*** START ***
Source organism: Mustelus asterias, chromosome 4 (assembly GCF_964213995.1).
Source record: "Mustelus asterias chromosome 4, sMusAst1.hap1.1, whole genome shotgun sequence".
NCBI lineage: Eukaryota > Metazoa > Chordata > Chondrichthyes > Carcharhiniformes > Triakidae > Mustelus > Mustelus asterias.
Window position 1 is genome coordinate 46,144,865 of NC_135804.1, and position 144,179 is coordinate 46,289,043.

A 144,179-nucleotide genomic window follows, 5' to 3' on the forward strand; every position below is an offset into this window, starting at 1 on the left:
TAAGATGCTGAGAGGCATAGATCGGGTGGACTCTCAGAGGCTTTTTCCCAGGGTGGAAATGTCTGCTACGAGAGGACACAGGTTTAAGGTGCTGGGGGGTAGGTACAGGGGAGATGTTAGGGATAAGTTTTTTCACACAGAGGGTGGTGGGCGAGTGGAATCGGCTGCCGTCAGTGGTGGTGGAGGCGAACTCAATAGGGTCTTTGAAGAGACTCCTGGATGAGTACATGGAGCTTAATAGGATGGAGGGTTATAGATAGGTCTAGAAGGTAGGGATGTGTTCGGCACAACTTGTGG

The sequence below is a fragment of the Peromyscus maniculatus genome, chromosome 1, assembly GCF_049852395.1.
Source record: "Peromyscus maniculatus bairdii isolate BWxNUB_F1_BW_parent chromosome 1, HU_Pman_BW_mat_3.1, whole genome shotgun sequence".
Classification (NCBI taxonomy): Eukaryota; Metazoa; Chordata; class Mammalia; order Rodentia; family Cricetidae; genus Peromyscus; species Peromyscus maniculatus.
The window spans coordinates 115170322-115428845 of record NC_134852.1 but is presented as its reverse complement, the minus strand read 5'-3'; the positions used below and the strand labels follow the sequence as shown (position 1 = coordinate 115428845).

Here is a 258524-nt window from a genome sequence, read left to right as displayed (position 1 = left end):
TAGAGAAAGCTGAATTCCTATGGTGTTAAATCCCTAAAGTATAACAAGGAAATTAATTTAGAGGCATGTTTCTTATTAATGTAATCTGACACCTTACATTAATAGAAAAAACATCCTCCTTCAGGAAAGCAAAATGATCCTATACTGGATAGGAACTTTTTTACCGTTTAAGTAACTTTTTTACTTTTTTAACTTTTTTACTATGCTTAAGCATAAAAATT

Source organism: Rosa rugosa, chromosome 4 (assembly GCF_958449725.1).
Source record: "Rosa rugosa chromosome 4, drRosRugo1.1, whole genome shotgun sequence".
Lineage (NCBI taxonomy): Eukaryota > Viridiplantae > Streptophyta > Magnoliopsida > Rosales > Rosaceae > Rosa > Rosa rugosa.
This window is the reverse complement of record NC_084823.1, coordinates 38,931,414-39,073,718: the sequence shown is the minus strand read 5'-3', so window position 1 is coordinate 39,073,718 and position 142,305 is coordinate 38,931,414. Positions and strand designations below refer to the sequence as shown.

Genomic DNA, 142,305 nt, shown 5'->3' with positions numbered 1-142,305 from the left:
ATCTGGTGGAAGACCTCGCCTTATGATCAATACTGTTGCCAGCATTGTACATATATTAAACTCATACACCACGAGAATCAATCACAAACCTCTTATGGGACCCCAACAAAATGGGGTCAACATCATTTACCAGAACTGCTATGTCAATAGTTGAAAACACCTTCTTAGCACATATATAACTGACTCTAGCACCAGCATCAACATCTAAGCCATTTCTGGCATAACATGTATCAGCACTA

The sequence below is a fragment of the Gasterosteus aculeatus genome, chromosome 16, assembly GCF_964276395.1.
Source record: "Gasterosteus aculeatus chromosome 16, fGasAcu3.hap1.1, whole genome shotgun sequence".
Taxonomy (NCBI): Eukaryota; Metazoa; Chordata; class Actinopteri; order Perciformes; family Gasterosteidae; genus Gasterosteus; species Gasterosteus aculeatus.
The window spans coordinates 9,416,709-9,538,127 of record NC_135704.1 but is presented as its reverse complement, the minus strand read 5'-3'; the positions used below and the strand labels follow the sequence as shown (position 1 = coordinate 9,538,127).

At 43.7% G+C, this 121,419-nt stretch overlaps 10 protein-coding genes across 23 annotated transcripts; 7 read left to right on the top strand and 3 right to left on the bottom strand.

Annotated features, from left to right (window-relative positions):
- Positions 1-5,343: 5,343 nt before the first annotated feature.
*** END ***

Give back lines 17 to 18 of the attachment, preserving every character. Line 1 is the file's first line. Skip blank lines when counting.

Genomic DNA, 142,305 nt, shown 5'->3' with positions numbered 1-142,305 from the left:
ATCTGGTGGAAGACCTCGCCTTATGATCAATACTGTTGCCAGCATTGTACATATATTAAACTCATACACCACGAGAATCAATCACAAACCTCTTATGGGACCCCAACAAAATGGGGTCAACATCATTTACCAGAACTGCTATGTCAATAGTTGAAAACACCTTCTTAGCACATATATAACTGACTCTAGCACCAGCATCAACATCTAAGCCATTTCTGGCATAACATGTATCAGCACTA